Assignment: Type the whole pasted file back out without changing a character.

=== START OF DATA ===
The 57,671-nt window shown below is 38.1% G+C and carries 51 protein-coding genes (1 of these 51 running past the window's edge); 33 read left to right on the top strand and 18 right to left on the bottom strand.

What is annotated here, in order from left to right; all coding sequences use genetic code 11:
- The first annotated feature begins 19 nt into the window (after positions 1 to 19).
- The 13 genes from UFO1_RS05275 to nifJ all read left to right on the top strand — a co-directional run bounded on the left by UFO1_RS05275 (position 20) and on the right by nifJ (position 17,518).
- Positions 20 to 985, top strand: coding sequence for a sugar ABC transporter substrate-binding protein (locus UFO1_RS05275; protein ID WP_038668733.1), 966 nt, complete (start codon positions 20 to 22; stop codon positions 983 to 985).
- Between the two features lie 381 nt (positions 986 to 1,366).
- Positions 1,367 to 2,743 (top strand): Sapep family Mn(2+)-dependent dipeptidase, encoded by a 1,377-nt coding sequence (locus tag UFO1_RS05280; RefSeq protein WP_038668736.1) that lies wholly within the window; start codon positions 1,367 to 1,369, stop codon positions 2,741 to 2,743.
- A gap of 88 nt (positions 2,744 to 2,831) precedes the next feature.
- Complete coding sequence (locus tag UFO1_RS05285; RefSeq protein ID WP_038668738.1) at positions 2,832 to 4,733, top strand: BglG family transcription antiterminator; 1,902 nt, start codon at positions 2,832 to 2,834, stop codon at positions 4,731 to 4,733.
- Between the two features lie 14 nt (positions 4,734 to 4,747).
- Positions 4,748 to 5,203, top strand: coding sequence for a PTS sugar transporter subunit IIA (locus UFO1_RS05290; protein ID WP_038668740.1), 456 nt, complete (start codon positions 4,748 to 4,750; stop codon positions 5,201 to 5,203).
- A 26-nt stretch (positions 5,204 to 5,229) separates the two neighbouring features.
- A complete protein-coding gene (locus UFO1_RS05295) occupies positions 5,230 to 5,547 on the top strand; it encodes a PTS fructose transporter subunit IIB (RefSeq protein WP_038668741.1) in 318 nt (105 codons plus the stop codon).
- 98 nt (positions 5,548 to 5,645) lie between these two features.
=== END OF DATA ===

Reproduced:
The 57,671-nt window shown below is 38.1% G+C and carries 51 protein-coding genes (1 of these 51 running past the window's edge); 33 read left to right on the top strand and 18 right to left on the bottom strand.

What is annotated here, in order from left to right; all coding sequences use genetic code 11:
- The first annotated feature begins 19 nt into the window (after positions 1 to 19).
- The 13 genes from UFO1_RS05275 to nifJ all read left to right on the top strand — a co-directional run bounded on the left by UFO1_RS05275 (position 20) and on the right by nifJ (position 17,518).
- Positions 20 to 985, top strand: coding sequence for a sugar ABC transporter substrate-binding protein (locus UFO1_RS05275; protein ID WP_038668733.1), 966 nt, complete (start codon positions 20 to 22; stop codon positions 983 to 985).
- Between the two features lie 381 nt (positions 986 to 1,366).
- Positions 1,367 to 2,743 (top strand): Sapep family Mn(2+)-dependent dipeptidase, encoded by a 1,377-nt coding sequence (locus tag UFO1_RS05280; RefSeq protein WP_038668736.1) that lies wholly within the window; start codon positions 1,367 to 1,369, stop codon positions 2,741 to 2,743.
- A gap of 88 nt (positions 2,744 to 2,831) precedes the next feature.
- Complete coding sequence (locus tag UFO1_RS05285; RefSeq protein ID WP_038668738.1) at positions 2,832 to 4,733, top strand: BglG family transcription antiterminator; 1,902 nt, start codon at positions 2,832 to 2,834, stop codon at positions 4,731 to 4,733.
- Between the two features lie 14 nt (positions 4,734 to 4,747).
- Positions 4,748 to 5,203, top strand: coding sequence for a PTS sugar transporter subunit IIA (locus UFO1_RS05290; protein ID WP_038668740.1), 456 nt, complete (start codon positions 4,748 to 4,750; stop codon positions 5,201 to 5,203).
- A 26-nt stretch (positions 5,204 to 5,229) separates the two neighbouring features.
- A complete protein-coding gene (locus UFO1_RS05295) occupies positions 5,230 to 5,547 on the top strand; it encodes a PTS fructose transporter subunit IIB (RefSeq protein WP_038668741.1) in 318 nt (105 codons plus the stop codon).
- 98 nt (positions 5,548 to 5,645) lie between these two features.